The country has been divided for a long time now. Passions are high. As word starts to trickle out about the final results, Americans are nervous, anxious, even a little bitter.

We're talking, obviously, about Amazon's search for "HQ2," its so-called second 

Leaks suggest the company will split 50,000 jobs between a Washington, D.C., suburb and a part of New York City that almost nobody outside New York even knew about.

Supporters of other contestant cities are crying foul--suggesting the whole thing was a setup to entice bigger concessions out of the obvious frontrunners. As the The New York Times reported, Twitter was rife with people in the apparently losing cities calling the whole thing a "farce," "sham" or "stunt."

But does that mean they're calling it quits in Chicago, Miami, Dallas, and all the other cities that made the final 20 list of contenders? Hardly.

"We are in the ninth inning of this process, with no finalist having scored yet," Aisha Glover from Newark, N.J.'s pitch, toldThe Times. "It's not over until it's over."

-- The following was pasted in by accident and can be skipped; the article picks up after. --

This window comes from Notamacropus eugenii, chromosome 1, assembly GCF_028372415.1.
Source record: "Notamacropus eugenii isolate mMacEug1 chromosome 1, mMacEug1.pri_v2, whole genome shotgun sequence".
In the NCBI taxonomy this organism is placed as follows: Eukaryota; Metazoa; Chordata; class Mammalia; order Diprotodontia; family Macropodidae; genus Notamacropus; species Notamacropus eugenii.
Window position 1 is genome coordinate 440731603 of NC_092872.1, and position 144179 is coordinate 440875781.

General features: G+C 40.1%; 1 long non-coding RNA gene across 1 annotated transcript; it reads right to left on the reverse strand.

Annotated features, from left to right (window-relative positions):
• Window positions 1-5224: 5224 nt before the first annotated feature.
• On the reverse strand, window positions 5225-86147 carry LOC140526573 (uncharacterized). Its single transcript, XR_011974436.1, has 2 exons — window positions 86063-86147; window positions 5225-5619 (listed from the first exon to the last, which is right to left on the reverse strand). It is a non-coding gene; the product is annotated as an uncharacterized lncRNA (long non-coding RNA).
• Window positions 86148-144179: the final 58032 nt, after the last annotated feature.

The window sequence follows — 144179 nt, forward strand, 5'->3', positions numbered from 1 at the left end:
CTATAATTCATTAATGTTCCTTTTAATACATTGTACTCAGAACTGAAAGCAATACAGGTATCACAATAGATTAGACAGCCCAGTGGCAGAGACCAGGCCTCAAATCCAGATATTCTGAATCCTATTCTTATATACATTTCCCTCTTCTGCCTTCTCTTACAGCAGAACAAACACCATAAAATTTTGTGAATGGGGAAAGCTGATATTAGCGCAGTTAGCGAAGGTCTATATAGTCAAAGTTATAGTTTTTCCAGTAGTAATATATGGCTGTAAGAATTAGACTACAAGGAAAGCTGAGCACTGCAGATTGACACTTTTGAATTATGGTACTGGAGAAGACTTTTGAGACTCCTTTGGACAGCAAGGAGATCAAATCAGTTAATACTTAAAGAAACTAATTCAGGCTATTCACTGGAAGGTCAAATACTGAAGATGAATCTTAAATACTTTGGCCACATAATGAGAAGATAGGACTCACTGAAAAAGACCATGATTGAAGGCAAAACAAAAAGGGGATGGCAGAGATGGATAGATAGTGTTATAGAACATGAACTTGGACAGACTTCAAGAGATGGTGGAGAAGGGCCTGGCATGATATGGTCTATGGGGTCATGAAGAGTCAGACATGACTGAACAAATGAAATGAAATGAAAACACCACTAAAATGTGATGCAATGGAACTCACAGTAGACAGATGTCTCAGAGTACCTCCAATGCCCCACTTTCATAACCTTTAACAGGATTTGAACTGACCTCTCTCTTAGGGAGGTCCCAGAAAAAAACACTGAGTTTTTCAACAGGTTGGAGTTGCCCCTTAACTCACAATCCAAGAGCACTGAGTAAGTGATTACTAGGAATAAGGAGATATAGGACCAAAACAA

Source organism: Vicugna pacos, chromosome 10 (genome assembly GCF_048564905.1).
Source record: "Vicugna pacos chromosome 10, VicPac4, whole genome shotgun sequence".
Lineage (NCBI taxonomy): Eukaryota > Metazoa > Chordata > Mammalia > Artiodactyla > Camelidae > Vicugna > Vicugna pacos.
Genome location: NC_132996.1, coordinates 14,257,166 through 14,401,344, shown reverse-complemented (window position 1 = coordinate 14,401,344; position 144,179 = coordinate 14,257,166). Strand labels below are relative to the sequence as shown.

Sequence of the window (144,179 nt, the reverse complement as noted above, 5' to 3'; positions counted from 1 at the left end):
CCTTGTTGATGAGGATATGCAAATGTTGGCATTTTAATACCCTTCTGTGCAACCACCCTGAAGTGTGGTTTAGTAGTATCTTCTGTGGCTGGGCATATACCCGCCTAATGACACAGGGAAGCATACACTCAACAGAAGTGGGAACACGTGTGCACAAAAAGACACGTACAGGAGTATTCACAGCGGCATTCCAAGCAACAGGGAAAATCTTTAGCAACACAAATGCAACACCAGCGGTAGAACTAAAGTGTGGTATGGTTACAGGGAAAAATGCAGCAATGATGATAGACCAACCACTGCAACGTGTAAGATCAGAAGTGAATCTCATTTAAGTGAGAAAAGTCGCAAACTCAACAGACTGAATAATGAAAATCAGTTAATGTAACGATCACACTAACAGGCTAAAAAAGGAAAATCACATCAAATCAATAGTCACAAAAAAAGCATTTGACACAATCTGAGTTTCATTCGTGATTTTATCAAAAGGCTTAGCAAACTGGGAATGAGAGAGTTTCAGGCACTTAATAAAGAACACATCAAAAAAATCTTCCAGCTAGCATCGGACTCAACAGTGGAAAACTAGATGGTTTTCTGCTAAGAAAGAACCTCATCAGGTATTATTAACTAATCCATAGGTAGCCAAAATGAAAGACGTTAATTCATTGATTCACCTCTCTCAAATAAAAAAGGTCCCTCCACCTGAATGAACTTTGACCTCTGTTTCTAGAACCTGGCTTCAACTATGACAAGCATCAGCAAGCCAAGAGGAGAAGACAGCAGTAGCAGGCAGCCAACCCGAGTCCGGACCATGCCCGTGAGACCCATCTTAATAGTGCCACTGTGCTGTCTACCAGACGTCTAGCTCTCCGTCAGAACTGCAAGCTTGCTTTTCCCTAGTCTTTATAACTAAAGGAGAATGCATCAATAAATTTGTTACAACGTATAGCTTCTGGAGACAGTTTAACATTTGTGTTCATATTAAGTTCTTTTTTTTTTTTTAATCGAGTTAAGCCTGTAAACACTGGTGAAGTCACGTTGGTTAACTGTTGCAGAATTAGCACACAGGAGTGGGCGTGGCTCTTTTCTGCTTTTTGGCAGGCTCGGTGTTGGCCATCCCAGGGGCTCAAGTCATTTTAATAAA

Here's what else I'm reading today:

Oh, also, there was an election.

Maybe you were smart enough to go to bed last night, but a lot of the country stayed up watching Republicans keep the Senate while Democrats took the House. Of note: more than 100 women will take seats in Congress next year. (Colleen Shelby and Andrea Roberson, The Los Angeles Times)

They have great jobs, but they're not happy.

A survey of more than 10,000 tech employees by workplace-gossip site Blind, says almost 1 out of 4 people who work at large tech companies are disenchanted. That includes employees at big, prestigious places like Uber, Microsoft, Facebook, and Intel. (Christine Lagorio-Chafkin,

Where's the company holiday party this year? Maybe nowhere.

A survey shows that despite a booming economy, only about 65 percent of companies expect to have a holiday party this year, down from 89 percent in 2014. One theory why: Firms are afraid of employees behaving badly during the #MeToo era. (Leslie Patton, Bloomberg)

Yet another reason to feel good about coffee.

Scientists at the University of Toronto just revealed the results of a neuroscience-based study on the effects of drinking coffee. One big one: a potential lower risk of developing Alzheimer's and Parkinson's diseases. (Bill Murphy Jr.,

Bill Gates and the toilet.

The founder and former CEO of Microsoft, now the second-richest person on the planet, took the stage at a conference in China recently with a highly unusual prop: a jar of human poop. "It caused some giggles in the crowd--but I brought it out to draw attention to a serious issue that kills more than 500,000 people every year: poor sanitation," he writes. (Bill Gates, Gates Notes)